‘Venus of the Rags’, one of the most renowned sculptures by Italian artist Michelangelo Pistoletto, was destroyed earlier this week in a suspected arson attack in Naples, the city’s mayor Gaetano Manfredi confirmed on Wednesday.
The destruction of the installation, which was on outdoor public display close to the town hall in the southern Italian city, was “an act of great violence which leaves us speechless,” Manfredi said of the fire, which happened in the early hours of Wednesday. He vowed to ensure that the artwork would be rebuilt with the help of a crowd-funding effort.
Following a review of local closed circuit camera systems, a 32-year-old homeless man was arrested on suspicion of arson and destruction of artistic works, Italian newspaper Il Corrierre della Sera said. The artwork features a sculpture of Venus, the Roman goddess of love, beauty and fertility standing beside a large pile of brightly-colored clothes.
It is, according to Pistoletto, an artistic expression designed to “find a balance and harmony” between contrasting worlds of beauty and consumerism, the 90-year-old told the same publication. He added: “The world is going up in flames anyway. The same spirits that are waging war are the ones that set the Venus on fire.”
Meanwhile, Piercamillo Falasca, a Naples-based politician with the Piu Europa party, wrote on social media on Wednesday that the arson attack represents Naples’ “evil plant of incivility that we must all work to eradicate.”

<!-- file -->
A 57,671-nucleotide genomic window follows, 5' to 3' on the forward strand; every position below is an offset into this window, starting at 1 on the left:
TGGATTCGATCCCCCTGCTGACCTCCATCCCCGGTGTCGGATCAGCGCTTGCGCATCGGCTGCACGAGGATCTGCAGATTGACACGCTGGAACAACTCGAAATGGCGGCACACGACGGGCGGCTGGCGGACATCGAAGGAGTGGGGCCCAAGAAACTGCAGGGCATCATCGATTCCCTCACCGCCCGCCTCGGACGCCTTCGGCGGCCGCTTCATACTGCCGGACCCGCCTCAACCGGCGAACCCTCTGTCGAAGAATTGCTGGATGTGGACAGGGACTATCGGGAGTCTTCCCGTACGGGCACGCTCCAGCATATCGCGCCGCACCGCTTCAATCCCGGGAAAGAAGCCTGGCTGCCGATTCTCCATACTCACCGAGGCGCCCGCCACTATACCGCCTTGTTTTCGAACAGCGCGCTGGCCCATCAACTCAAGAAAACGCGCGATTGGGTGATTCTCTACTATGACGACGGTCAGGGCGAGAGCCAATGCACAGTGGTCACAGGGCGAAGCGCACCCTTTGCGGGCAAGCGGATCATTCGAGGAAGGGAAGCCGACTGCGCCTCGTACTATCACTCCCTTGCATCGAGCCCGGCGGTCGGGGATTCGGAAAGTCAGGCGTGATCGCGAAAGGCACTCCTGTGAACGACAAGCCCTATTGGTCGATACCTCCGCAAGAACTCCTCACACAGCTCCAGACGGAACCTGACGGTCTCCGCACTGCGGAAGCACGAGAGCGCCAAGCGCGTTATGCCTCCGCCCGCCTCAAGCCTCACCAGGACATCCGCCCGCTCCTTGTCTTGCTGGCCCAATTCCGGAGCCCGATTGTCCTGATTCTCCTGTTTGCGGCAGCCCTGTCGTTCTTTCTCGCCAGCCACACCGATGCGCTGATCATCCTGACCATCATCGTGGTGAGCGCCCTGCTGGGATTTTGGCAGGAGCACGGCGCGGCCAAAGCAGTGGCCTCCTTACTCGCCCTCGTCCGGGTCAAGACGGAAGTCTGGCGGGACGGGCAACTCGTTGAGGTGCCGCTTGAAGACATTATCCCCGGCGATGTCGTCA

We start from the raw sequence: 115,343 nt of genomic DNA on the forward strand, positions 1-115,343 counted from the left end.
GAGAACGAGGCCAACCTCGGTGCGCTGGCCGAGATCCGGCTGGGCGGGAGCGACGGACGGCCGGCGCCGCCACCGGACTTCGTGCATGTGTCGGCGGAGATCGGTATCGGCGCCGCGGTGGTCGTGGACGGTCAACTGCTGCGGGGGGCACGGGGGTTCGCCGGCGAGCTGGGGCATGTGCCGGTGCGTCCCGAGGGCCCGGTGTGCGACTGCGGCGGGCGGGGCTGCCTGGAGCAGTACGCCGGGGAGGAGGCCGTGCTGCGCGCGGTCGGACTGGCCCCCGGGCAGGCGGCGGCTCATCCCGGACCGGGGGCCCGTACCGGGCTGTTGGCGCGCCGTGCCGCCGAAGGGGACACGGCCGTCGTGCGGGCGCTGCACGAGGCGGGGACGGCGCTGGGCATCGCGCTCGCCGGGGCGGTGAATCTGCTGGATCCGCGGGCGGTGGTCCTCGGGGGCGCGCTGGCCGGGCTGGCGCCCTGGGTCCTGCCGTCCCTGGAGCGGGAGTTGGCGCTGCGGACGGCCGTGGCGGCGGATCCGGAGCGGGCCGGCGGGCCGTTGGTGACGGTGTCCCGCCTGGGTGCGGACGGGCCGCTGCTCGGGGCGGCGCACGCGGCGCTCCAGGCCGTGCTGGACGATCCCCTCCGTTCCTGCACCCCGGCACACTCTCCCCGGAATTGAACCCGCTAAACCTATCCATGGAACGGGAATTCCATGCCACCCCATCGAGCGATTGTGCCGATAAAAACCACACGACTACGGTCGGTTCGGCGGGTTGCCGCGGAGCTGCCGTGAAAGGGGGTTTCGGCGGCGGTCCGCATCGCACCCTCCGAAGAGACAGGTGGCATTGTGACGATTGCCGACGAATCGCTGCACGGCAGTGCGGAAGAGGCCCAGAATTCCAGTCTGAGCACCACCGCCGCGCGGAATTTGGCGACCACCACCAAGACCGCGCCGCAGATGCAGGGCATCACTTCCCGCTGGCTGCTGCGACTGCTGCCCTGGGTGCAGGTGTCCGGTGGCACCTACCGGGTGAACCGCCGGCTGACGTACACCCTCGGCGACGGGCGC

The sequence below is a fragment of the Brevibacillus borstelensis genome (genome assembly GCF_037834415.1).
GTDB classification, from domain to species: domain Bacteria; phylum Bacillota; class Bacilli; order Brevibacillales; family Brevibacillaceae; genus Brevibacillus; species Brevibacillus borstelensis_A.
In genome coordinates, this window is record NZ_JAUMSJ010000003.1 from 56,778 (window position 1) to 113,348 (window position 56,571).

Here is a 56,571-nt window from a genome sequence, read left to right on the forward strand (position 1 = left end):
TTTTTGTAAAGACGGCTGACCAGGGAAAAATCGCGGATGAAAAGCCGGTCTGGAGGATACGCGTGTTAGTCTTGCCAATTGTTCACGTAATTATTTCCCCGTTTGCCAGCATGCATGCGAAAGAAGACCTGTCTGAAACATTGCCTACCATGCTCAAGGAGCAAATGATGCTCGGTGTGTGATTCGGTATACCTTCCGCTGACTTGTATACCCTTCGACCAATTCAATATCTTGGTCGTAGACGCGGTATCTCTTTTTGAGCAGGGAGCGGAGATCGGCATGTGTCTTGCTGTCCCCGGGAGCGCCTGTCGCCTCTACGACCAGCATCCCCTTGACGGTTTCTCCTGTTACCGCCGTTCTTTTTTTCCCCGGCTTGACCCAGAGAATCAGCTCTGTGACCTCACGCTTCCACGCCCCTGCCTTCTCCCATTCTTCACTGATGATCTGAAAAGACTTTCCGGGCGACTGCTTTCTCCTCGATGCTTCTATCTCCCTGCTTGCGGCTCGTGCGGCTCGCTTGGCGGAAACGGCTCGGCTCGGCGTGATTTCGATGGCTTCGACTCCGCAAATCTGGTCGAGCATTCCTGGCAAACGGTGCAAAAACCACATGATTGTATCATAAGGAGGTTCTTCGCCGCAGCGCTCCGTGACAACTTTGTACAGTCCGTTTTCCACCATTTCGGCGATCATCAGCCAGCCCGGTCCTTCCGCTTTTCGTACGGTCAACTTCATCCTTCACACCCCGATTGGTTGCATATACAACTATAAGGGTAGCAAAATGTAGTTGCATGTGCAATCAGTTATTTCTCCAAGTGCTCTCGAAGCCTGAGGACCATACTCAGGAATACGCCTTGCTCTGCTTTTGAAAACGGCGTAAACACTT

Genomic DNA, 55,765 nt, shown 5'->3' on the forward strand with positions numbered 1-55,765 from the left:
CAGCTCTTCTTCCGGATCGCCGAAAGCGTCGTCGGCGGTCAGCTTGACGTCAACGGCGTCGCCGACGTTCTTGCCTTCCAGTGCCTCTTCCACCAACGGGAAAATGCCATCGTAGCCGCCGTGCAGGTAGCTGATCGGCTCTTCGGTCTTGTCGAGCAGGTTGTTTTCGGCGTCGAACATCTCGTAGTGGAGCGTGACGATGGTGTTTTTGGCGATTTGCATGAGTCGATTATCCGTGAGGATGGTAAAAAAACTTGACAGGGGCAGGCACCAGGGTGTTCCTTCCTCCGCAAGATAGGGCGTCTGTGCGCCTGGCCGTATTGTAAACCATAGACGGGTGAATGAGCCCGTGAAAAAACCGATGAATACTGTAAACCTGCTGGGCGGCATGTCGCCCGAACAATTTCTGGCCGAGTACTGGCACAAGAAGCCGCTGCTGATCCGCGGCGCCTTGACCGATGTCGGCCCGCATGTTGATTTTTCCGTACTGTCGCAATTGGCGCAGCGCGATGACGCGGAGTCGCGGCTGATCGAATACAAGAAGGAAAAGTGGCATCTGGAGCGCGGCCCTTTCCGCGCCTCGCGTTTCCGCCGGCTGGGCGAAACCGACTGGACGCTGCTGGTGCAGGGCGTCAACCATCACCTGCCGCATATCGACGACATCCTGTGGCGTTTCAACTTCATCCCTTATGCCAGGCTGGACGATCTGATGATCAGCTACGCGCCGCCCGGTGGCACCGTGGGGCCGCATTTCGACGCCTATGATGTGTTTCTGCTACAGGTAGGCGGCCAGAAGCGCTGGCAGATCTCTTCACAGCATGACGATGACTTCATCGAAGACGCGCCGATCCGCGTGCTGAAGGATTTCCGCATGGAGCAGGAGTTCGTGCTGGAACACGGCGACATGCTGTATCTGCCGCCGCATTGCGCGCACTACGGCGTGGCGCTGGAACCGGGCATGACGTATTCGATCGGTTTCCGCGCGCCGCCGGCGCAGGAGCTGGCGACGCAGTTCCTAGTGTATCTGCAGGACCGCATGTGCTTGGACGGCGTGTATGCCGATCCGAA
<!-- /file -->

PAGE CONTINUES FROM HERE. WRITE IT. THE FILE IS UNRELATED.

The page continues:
Several versions of the sculpture, which was first created in 1967, are on display in museums and galleries across the world. The latest iteration of the sculpture went on display in Naples’ Piazza del Municipio two weeks ago. Pistoletto is a central figure in Italy’s Arte Povera (poor art) movement, with his work on display across the world including in New York, London and Paris.
The destruction of the iconic artwork comes just a week after a British tourist was threatened with prison time in Rome, after carving his and his girlfriend’s names into a wall of the 2,000-year-old Colosseum.
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